Credit modeling, like most intellectual processes, can benefit from peer review. Indeed, the progression of corporate credit modeling from Altman’s Z Score in the 1960s to Merton’s option based approach in the 1970s to the more recent innovations of Duffie, Jarrow and others has taken place in peer reviewed academic journals. While much of this research is now embedded in proprietary commercial models not subject to peer review, one implementation is free, transparent and open to feedback from other researchers. This open corporate credit model is maintained by the National University of Singapore’s Risk Management Institute. RMI’s Credit Risk Initiative publishes model-derived default probabilities on tens of thousands of firms each day.

Transparent credit modeling tools and software have been announced – but not yet implemented – by a number of analytics firms in structured finance. This writer has developed open source models for sovereign and municipal bonds. In 2012, I published a  Public Sector Credit Framework on GitHub (an open source repository) that enables analysts to create and run government bond rating models using a multi-year fiscal simulation. More recently, I developed a logistic model of municipal bond risk for California cities in response to a request from a unit of the State Treasurer’s Office. This fully documented model is now under peer review.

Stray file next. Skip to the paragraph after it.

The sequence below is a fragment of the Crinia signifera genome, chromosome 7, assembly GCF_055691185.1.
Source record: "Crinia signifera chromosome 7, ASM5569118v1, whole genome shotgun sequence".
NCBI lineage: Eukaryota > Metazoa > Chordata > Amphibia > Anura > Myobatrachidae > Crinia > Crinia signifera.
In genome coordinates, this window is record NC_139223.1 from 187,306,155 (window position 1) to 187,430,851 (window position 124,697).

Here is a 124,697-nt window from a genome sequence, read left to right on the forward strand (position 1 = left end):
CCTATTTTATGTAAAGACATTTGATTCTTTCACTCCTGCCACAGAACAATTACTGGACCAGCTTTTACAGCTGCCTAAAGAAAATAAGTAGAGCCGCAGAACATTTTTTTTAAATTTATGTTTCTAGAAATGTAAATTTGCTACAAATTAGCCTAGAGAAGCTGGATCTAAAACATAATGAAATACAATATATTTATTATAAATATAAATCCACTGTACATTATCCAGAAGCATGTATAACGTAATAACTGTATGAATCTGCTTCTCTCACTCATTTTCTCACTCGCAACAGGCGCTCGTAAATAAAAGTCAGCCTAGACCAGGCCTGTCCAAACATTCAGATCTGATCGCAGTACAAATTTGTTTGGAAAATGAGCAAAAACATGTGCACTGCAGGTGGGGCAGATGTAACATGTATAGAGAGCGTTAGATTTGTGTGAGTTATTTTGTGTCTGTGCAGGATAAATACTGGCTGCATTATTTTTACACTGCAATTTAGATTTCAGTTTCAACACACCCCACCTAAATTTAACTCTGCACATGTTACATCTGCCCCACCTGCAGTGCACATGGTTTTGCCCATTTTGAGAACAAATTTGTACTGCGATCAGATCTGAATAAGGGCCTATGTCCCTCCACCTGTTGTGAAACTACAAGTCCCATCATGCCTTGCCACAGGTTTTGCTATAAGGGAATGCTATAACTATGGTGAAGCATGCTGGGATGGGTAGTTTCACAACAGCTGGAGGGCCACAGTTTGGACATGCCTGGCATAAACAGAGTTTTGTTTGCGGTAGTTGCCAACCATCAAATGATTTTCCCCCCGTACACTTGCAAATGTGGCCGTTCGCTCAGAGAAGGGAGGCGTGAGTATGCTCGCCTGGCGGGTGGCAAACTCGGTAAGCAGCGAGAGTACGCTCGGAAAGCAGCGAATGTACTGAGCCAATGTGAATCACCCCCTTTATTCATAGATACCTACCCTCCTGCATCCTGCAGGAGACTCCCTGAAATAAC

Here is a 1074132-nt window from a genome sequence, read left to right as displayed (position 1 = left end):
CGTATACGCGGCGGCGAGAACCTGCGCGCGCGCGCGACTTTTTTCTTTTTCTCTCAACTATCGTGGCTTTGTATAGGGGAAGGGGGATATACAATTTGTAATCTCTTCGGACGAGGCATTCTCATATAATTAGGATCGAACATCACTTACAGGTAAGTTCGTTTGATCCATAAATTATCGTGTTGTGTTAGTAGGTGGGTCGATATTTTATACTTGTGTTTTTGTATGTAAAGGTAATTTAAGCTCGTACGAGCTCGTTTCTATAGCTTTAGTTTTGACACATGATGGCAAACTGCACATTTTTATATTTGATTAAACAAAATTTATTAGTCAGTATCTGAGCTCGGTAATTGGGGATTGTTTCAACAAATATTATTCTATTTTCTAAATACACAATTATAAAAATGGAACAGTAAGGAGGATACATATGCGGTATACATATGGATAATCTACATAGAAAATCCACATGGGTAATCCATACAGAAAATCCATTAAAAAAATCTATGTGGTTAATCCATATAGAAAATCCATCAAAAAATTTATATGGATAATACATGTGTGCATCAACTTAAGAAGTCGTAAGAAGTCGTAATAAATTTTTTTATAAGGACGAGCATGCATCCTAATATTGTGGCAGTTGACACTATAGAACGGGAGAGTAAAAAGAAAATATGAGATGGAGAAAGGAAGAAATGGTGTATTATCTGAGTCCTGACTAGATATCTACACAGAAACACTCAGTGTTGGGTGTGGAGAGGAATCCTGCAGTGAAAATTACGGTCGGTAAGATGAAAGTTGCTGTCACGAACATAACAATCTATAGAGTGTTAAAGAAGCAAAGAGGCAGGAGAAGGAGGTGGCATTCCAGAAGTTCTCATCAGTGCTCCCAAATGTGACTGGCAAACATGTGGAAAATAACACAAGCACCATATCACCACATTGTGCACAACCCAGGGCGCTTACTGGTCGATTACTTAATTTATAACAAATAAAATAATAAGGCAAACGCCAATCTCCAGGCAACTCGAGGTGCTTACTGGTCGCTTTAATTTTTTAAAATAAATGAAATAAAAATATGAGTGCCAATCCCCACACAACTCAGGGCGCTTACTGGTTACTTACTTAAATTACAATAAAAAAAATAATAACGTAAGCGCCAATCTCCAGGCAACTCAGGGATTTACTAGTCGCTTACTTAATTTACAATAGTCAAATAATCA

These early initiatives show the potential for open source credit models to take their place next to proprietary software and agency ratings in the panoply of tools available to fixed income investors. These alternatives can all improve through competition with one another.

[Related: “Why Open Source Is Conquering the Street”]

The SEC and other regulatory bodies can take a major step to encourage the development of open source, transparent, academically derived credit models and methodologies. Section 939A of the Dodd-Frank Act requires regulatory agencies to replace references to NRSRO ratings in their regulations with alternative standards of credit-worthiness. I suggest that the output of a certified, open source credit model be included in regulations as a standard of credit-worthiness.